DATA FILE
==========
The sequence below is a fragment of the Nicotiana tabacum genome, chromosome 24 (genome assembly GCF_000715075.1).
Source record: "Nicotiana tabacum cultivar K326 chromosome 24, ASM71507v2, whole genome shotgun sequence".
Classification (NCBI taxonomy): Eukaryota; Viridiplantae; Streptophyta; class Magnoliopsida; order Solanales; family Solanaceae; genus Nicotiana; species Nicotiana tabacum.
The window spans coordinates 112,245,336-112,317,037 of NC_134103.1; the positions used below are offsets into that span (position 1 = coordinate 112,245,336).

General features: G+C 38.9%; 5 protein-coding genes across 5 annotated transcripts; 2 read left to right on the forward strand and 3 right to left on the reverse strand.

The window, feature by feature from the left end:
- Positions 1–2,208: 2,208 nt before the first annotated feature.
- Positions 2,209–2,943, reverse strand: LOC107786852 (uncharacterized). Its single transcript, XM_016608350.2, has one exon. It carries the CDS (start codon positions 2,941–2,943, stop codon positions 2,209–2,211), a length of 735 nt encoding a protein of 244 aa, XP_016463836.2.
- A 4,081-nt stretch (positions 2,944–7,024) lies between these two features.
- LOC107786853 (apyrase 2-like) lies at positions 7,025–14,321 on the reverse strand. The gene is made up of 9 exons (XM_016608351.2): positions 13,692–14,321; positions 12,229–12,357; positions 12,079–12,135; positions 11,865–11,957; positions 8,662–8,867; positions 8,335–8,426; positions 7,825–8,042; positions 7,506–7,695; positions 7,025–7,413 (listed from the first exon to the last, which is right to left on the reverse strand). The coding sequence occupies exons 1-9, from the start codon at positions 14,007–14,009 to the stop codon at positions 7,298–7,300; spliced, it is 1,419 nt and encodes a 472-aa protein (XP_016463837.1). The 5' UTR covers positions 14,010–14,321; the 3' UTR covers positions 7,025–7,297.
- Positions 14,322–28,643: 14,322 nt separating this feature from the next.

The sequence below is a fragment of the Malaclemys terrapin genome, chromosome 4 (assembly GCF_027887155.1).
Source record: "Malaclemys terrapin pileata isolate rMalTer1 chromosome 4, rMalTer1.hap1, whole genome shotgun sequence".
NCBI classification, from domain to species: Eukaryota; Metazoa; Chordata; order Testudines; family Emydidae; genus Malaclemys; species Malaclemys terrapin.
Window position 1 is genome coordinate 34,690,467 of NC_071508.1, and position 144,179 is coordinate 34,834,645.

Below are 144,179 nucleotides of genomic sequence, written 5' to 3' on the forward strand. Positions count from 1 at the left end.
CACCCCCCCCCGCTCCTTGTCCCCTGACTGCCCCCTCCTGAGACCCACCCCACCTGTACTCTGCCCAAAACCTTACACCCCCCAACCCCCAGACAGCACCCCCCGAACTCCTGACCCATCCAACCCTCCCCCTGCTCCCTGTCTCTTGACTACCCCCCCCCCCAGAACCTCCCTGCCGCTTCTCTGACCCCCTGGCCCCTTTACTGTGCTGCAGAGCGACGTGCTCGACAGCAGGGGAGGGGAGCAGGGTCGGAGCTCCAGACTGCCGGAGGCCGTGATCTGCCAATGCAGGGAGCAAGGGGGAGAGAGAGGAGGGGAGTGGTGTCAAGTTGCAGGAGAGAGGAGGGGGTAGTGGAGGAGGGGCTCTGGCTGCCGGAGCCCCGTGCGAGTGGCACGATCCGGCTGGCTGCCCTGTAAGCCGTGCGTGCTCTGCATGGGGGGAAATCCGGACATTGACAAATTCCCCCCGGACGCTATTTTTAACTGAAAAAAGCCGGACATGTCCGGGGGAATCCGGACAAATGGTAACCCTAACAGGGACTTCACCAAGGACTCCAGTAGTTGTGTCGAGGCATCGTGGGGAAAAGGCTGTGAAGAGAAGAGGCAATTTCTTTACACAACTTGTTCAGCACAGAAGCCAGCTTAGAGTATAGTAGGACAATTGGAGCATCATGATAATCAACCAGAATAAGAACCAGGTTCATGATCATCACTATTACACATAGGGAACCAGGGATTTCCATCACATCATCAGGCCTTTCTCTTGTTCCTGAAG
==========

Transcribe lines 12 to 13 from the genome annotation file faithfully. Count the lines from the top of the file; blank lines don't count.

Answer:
The sequence below is a fragment of the Malaclemys terrapin genome, chromosome 4 (assembly GCF_027887155.1).
Source record: "Malaclemys terrapin pileata isolate rMalTer1 chromosome 4, rMalTer1.hap1, whole genome shotgun sequence".